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American Idol Rejects Speak

Some cry. Some go shopping. Most want to sing again

February 17, 2004 12:00 AM ET
Simon Cowell was his usual self after Spc. Martha Krabill, a nineteen-year-old in a U.S. Army uniform and a red 82nd Airborne Division beret, finished singing "Dancing in the Street." "A bit of advice, Martha," the British judge told Krabill, before 29 million viewers who caught the Season Three American Idol premiere in late January: "I wouldn't sing to the person who packs your parachute."

In fact, the Port Townsend, Washington, talent-show veteran has sung in the 82nd Airborne Division's All American Band since 2001. Her lieutenant colonel, an Idol fan, had granted her leave for the audition.

"The commander of the battalion said he'd give me ten days: 'Get up to New York, do what you have to do,'" recalls Krabill by phone from Fort Bragg, North Carolina. "Usually, a commanding officer would not talk to someone of my rank." To Cowell, however, Krabill was just another first-round Idol loser. "You're awful at everything you do," he told her.

Humiliation, of course, is a big part of the fun of American Idol. We get to laugh as Cowell and fellow judges Randy Jackson and Paula Abdul dress down the mediocre singers and exhibitionists as they endlessly butcher "A Whole New World." Rolling Stone tracked down five of this season's first-round losers -- clowns and golden voices alike -- to talk to them about their Idol experience. Krabill sounds the most cheerful note. "I'm the loser!" she says, laughing. "I didn't even think I would make it that far. There had been 11,000 contestants in New York, and only 100 go in front of Simon. I was freaking out completely."

Despite her dismissal, Krabill says the feedback has been overwhelmingly positive: Hundreds of fans on the show's online message boards have demanded her reinstatement. One record producer contacted Krabill's parents, although no opportunities have yet developed. She also ran into her lieutenant colonel after the Idol audition -- in Iraq, where Krabill and the Airborne band entertained the troops for two weeks before Christmas. At that point the show hadn't yet aired, but Krabill told him what happened. "He thought it was awesome," she says.

Life After Idol: The Losers Speak:

Tyrus Bush
Ewing, New Jersey
Student at Mercer County Community College
Brush with "American Idol": Bush lost the judges when he cradled a small gold star while singing Eric Clapton's "Change the World." Bush dubbed it "showmanship." Simon Cowell's response: "So is pulling a rabbit out of a hat."
Dream: A gospel veteran, Bush hopes to launch a career singing R&B.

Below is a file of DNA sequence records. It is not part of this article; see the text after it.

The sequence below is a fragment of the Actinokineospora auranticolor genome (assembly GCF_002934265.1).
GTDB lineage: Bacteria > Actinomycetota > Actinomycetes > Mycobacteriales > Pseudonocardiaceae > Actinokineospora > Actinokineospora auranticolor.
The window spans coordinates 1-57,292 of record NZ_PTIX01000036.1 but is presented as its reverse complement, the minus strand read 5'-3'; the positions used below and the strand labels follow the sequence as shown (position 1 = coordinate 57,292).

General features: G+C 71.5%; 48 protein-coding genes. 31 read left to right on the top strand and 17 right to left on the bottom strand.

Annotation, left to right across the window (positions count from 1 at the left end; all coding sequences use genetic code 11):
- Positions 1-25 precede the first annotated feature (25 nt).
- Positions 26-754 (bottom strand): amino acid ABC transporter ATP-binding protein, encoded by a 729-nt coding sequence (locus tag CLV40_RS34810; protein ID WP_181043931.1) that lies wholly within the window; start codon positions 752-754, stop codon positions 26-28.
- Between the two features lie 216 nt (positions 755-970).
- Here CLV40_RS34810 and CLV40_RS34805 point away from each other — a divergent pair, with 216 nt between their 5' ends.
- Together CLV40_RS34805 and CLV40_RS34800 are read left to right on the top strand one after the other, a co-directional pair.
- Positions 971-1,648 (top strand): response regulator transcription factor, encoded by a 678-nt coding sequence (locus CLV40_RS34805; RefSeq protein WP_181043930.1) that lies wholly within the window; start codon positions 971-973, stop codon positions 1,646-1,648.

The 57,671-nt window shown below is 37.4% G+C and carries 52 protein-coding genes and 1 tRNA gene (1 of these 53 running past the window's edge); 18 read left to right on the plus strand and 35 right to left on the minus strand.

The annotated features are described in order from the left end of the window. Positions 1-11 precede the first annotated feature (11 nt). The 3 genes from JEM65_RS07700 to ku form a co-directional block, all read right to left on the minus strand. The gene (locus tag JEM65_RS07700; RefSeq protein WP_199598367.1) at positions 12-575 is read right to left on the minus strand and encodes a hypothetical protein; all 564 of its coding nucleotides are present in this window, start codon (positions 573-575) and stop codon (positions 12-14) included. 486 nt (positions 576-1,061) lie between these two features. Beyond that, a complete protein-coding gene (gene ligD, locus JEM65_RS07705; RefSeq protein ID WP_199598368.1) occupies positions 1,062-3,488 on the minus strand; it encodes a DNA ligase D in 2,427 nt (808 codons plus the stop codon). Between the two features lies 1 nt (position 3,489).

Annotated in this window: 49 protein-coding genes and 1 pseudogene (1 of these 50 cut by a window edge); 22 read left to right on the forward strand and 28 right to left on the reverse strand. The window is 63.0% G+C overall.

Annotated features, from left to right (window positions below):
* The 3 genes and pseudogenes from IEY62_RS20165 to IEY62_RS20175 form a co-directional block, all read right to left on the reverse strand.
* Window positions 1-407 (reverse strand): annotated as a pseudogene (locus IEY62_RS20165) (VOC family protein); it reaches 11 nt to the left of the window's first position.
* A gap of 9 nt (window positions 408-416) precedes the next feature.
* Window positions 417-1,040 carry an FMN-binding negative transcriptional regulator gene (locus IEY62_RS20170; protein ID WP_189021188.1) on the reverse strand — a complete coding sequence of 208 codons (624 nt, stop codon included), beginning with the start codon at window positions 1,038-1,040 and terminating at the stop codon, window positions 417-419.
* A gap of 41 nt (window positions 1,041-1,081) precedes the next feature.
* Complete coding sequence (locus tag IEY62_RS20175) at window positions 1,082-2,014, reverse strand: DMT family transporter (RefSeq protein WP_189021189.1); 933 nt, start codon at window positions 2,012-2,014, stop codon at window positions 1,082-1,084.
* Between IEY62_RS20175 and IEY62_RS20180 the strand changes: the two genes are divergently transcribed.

Reaction: "Last year it was all about me trying to make it, but this year it was about exposure," says Bush, who was also cut from Idol last season. "People have seen it, and they're like, 'You're the guy from American Idol. I've been looking for a guy to do a track with.' The radio stations have been calling."

Nicole Crook
Oxnard, California
Single mother; student at Ventura College
Brush with "American Idol": After Crook's sexy, bare-shouldered version of "Fever," judge Randy Jackson declared that she should never sing again. Post-audition Idol cameras caught Crook sobbing with her mother and infant son Jeffrey as she swore and mumbled "insulting" and "stupid."
Dream: To work in the entertainment industry, singing or doing makeup.
Reaction: "It wasn't like, 'Oh, no, I've lost my big shot at stardom.' Because, honestly, I've gotten more attention -- calls from people I don't even know -- saying, 'I'm sorry I'm imposing, but we loved you.' I'm going tomorrow to a Santa Barbara radio station to sing for them."

Mallory Mayeux
Longbridge, Louisiana
Student at Louisiana State University
Brush with "American Idol": The "glasses girl" dramatically pulled off her specs in the middle of "I'm So Excited." Paula Abdul, the nice judge, was moved to observe, "It was so lackluster!" Cowell offered to apologize if Mayeux and host Ryan Seacrest could find ten bystanders at a nearby mall who liked her performance. No such luck.
Dream: To be a political lobbyist or a campaign manager.
Reaction: "A lot of my friends from high school are kind of freaked out - obviously I got insulted and rejected on national television. But I'm kind of laid-back about it. I was one of the few people who didn't cry. I just walked out of there and said, 'I'm going to the mall!'"

Stephen Rainwater
Tyler, Texas
Student at Stephen F. Austin State University
Brush with "American Idol": After Rainwater's nerdy but heartfelt performance of Tom Jones' "She's a Lady," Cowell upbraided him with "Houston, we have a problem." Asked Rainwater, "Is there anything I can improve upon?" "Yes," Cowell said. "Don't sing again."
Dream: "I want to be on TV," says the community-theater veteran.
Reaction: "When it came on TV, I was in a night class. My phone started vibrating the entire two hours, so I was like, 'Something happened.' I was shocked. I got stopped about twenty times the next day by random people. . . . It felt a little better when people said, 'Hey, you weren't that bad.'"

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